You are not permitted to download, save or email this image. Visit image gallery to purchase the image.
That is how Alexandra woman Gill Naylor described her feelings on recently being elected national president of Rural Women New Zealand, an organisation she said had to meet the needs of the "women of today".
Mrs Naylor has been a member of the Cambrian St Bathans branch of RWNZ for more than 30 years.
Joining Women’s Division Federated Farmers (as it was known before a name change in the late 1990s) was a natural progression for the mother of three, having been involved with the likes of Plunket and play group.
"If anything happens in a rural community, it’s done by volunteers and I thought it was a wonderful way to contribute to the community and have lots of fun while doing it," Mrs Naylor said.
She was from a rural background, growing up on a farm about 20 minutes from Invercargill. After leaving school, she worked in Invercargill before moving to Alexandra to a job in a bank.
She met her husband Dave and moved to his family farm at Becks where the couple farmed for just short of 40 years, before moving to a lifestyle property at Alexandra.
The Cambrian St Bathans branch was a busy club which ran, as one of its main events, the annual St Bathans village fete in January.
It also held a community children’s Christmas party and the longevity of that popular event was illustrated by the fact there were now grandparents attending who had come along as children themselves.
Cushions were sewn for breast cancer patients every year and there was a wide range of community service undertaken in the local community.
While it was not all about fundraising, if an opportunity arose, members would take it. There was also a lot of fun, she said.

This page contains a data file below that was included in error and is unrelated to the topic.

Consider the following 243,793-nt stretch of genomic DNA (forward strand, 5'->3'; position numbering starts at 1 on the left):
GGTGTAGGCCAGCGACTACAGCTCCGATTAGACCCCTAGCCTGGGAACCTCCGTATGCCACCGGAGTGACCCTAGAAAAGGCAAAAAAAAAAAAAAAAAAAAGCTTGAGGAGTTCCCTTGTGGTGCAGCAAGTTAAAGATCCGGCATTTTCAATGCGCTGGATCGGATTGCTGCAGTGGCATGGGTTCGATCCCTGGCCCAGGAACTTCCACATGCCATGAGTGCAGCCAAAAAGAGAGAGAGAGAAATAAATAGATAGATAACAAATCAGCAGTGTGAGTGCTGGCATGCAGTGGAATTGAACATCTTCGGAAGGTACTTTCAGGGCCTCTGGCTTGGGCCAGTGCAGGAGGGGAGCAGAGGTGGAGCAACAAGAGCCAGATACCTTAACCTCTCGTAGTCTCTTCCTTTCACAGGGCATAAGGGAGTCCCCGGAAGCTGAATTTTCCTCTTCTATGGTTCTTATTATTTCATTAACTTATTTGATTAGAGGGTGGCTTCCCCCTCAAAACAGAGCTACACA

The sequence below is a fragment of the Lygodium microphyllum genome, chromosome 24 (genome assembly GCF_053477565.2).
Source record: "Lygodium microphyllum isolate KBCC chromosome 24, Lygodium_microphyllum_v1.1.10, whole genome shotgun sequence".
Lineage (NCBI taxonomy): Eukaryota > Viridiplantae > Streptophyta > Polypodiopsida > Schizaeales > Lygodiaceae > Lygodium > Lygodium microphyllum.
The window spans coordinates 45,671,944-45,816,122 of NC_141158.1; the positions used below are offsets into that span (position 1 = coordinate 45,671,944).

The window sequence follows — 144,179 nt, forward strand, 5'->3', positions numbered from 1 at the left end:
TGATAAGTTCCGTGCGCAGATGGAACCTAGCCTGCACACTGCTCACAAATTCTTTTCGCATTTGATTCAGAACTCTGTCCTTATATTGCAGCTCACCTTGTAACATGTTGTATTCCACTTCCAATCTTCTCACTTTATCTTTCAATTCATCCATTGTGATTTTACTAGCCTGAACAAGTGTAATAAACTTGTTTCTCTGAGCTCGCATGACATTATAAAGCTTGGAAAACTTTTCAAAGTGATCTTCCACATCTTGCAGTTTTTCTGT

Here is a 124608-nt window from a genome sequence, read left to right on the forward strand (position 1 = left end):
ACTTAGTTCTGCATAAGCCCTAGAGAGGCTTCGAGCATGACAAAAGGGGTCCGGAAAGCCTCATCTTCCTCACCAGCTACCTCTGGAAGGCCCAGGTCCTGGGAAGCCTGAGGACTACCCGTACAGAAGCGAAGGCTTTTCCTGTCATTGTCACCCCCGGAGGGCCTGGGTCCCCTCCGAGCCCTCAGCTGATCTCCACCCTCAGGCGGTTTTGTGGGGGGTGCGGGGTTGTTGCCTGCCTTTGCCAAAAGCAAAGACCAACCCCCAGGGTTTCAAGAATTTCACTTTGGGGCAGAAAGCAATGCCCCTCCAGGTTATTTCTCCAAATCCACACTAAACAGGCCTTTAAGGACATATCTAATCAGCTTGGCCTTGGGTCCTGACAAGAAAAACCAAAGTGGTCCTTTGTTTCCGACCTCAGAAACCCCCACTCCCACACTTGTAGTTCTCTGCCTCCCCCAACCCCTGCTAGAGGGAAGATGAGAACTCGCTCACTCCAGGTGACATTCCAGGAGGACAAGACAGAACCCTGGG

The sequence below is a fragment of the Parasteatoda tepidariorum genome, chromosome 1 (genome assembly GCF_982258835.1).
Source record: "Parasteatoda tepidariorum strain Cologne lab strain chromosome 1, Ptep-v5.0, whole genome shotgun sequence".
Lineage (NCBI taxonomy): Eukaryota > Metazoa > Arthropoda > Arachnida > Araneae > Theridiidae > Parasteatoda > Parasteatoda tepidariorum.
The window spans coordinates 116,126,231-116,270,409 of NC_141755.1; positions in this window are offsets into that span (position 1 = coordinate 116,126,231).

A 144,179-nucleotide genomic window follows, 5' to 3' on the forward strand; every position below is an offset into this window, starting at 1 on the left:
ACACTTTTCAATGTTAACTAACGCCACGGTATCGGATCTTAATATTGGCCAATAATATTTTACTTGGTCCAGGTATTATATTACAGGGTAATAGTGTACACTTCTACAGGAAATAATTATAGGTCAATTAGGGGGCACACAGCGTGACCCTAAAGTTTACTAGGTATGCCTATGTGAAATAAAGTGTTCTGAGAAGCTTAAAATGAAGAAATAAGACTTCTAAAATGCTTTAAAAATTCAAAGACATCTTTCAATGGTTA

A few years ago, an opportunity through the Central Lakes Trust — which invited people from the community to go on leadership courses — was pivotal in giving Mrs Naylor more belief in herself and also understanding other people.
Two years ago, she joined the national board. The role of national president was a two-year term, followed by another election cycle, so there was a four-year maximum term.
When it came to her tenure, Mrs Naylor wanted to ensure the organisation’s profile continued to be raised publicly, along with building membership and making sure if was offering what women were looking for today.
RWNZ was celebrating its centennial in 2025 and it needed to ensure it had younger women coming through to take the organisation on for the next generation.
RWNZ did "an awful lot of good work" in a lot of different ways but she was not sure that the diversity in what it did do was generally widely known.
It was about social networking, community service and learning opportunities. "Strengthening, supporting and connecting people and communities — that’s us," she said.
Asked why women should join, Mrs Naylor said it depended what they were looking for. It did a lot of work as a respected voice for the rural community but the rural community was far broader than just farming.
It was a misconception that you could not be a member if you were not on a farm.
"You don’t have to be a farmer to join, it’s about rural communities as a whole. We can create something that will suit your needs. It’s about meeting the needs of the woman of today," she said.
Mrs Naylor’s own involvement had led to "lots of opportunities", including becoming a trustee of the Life Education Trust Heartland Otago Southland and she was part of the independently appointed Central Otago District Council representation review panel.